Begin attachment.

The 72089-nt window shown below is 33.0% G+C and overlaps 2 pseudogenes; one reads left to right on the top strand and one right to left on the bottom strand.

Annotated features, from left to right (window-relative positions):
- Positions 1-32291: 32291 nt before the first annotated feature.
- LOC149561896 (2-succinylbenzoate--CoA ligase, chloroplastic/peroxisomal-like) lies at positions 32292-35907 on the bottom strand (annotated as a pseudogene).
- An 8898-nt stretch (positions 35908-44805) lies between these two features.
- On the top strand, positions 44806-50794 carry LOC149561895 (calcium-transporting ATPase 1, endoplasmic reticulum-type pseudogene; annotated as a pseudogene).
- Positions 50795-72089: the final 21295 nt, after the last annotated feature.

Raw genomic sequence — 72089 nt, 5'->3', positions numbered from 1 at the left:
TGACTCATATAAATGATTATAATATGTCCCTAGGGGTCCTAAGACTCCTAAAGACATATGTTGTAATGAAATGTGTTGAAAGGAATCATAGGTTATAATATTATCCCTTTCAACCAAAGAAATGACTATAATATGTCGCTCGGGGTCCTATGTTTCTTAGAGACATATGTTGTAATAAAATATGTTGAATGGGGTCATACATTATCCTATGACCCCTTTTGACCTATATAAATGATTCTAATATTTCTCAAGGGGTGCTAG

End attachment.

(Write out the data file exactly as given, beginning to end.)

The 72089-nt window shown below is 33.0% G+C and overlaps 2 pseudogenes; one reads left to right on the top strand and one right to left on the bottom strand.

Annotated features, from left to right (window-relative positions):
- Positions 1-32291: 32291 nt before the first annotated feature.
- LOC149561896 (2-succinylbenzoate--CoA ligase, chloroplastic/peroxisomal-like) lies at positions 32292-35907 on the bottom strand (annotated as a pseudogene).
- An 8898-nt stretch (positions 35908-44805) lies between these two features.
- On the top strand, positions 44806-50794 carry LOC149561895 (calcium-transporting ATPase 1, endoplasmic reticulum-type pseudogene; annotated as a pseudogene).
- Positions 50795-72089: the final 21295 nt, after the last annotated feature.

Raw genomic sequence — 72089 nt, 5'->3', positions numbered from 1 at the left:
TGACTCATATAAATGATTATAATATGTCCCTAGGGGTCCTAAGACTCCTAAAGACATATGTTGTAATGAAATGTGTTGAAAGGAATCATAGGTTATAATATTATCCCTTTCAACCAAAGAAATGACTATAATATGTCGCTCGGGGTCCTATGTTTCTTAGAGACATATGTTGTAATAAAATATGTTGAATGGGGTCATACATTATCCTATGACCCCTTTTGACCTATATAAATGATTCTAATATTTCTCAAGGGGTGCTAG